Contracts are a major impediment to distributor experiments with smaller bundles of channels that cost less, but contracts also are being used as a way of keeping Google, for example, from getting rights to National Football League content, argues CNBC financial personality Jim Cramer.
“Programmers are doing the longest contracts possible with the the NFL, to keep Google out,” said Cramer.
Eventually, that tactic will fail, others might argue. “Google will buy some rights to NFL games,” said Charlie Ergen, Dish Network CEO and chairman. “There is no reason for them not to so so.”
Getting that sort of content could provide a major boost for Google’s streaming efforts, and complicate revenue prospects for competing streaming and linear content distributors.
Though one can get a robust argument about where power lies within the content distribution ecosystem, it would be hard not to note the possibly growing power of content owners.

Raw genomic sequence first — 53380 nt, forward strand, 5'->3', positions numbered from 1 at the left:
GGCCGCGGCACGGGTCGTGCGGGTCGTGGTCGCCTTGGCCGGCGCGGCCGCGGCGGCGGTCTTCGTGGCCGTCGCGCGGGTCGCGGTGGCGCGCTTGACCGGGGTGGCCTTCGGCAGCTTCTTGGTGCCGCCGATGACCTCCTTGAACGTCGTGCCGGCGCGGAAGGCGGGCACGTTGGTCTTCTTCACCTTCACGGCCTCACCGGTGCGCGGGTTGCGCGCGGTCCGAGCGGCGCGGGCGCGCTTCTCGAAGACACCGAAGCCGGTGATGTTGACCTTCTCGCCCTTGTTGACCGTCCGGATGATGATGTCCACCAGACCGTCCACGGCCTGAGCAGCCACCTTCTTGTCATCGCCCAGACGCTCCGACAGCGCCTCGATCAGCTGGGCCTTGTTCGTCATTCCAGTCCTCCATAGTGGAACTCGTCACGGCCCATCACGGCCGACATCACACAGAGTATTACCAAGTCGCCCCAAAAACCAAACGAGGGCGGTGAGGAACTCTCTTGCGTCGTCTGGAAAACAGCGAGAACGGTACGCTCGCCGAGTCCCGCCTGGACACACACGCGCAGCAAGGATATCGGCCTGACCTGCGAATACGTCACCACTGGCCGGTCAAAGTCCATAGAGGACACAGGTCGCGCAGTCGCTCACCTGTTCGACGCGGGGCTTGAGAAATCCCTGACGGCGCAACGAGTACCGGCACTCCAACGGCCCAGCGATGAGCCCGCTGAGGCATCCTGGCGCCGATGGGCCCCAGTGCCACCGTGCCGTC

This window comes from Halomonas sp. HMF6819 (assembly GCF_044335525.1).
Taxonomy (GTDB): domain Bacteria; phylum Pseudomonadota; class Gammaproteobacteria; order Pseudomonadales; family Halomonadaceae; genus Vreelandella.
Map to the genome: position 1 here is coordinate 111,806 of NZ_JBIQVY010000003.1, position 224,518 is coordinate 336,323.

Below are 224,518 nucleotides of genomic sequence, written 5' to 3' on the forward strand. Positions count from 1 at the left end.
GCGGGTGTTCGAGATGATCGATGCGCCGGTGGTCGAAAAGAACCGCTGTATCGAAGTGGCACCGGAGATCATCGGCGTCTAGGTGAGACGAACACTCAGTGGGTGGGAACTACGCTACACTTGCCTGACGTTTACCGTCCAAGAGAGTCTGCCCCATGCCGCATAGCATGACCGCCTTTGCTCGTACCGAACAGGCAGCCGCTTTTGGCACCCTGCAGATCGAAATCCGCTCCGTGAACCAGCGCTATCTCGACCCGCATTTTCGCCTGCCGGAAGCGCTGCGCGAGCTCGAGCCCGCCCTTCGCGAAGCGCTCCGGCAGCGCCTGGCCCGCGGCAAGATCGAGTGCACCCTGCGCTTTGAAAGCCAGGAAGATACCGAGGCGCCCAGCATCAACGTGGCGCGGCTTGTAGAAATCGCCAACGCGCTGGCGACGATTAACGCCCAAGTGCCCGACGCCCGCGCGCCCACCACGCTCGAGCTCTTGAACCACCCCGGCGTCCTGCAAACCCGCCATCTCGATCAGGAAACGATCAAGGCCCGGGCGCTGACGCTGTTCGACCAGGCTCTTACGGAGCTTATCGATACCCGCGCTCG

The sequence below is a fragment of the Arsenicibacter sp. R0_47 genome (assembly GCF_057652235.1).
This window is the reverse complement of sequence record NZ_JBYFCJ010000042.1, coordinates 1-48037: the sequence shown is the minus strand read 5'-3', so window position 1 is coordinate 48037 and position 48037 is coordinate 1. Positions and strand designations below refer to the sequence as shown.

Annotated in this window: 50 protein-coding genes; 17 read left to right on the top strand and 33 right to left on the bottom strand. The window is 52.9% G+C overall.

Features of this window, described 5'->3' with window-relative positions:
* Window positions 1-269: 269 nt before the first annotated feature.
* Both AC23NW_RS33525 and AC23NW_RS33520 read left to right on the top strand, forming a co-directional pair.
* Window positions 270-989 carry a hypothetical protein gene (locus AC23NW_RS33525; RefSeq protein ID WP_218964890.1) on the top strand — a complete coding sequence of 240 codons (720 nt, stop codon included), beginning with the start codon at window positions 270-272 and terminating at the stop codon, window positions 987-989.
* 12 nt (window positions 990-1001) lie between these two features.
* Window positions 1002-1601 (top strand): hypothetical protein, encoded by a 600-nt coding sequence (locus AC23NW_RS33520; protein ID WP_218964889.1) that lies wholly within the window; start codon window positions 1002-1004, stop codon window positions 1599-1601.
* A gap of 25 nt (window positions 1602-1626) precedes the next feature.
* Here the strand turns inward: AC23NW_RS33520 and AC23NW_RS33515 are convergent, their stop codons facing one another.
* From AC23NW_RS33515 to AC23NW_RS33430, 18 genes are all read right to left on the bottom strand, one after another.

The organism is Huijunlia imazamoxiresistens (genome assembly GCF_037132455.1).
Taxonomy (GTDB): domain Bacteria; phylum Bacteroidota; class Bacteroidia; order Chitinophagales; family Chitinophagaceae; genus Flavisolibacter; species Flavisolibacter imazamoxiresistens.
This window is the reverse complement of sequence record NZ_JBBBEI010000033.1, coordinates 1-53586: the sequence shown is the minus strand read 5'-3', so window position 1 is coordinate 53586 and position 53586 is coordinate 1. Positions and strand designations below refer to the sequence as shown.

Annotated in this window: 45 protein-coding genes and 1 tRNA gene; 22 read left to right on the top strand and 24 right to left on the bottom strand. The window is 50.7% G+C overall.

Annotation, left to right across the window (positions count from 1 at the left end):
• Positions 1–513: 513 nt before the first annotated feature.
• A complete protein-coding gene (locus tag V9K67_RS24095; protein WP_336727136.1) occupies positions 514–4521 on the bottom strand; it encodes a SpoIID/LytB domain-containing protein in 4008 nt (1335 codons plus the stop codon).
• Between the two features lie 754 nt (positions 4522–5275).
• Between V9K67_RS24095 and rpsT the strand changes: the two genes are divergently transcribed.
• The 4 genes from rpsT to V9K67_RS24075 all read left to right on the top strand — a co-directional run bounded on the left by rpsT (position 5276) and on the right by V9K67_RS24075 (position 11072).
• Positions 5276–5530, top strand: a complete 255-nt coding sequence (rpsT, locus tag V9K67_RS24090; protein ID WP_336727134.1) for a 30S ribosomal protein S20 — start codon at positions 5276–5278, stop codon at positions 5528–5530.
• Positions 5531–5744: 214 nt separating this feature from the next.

There are only a few things that people ever have wanted to do, using networks: Communicate, consume content, buy and sell or play. Back in the days of single-purpose networks, that meant using one network to watch TV, another to listen to radio, a third to talk.
More recently, people have used satellite TV and cable TV networks to consume TV.
Now, people use multi-purpose networks to do everything, frequently using mobile networks to do so almost anywhere they want.
Of course, there is a problem, for network owners. In the past, the network owners controlled the content or functions. Not anymore.
These days, content and apps can be provided over open networks, without any business relationship between access services provider and app provider.
That means “power” arguably is held by the owners of popular and scarce content, such as NFL games. It is an arguable point, but “content is king” might once again become the best way to describe the video entertainment ecosystem.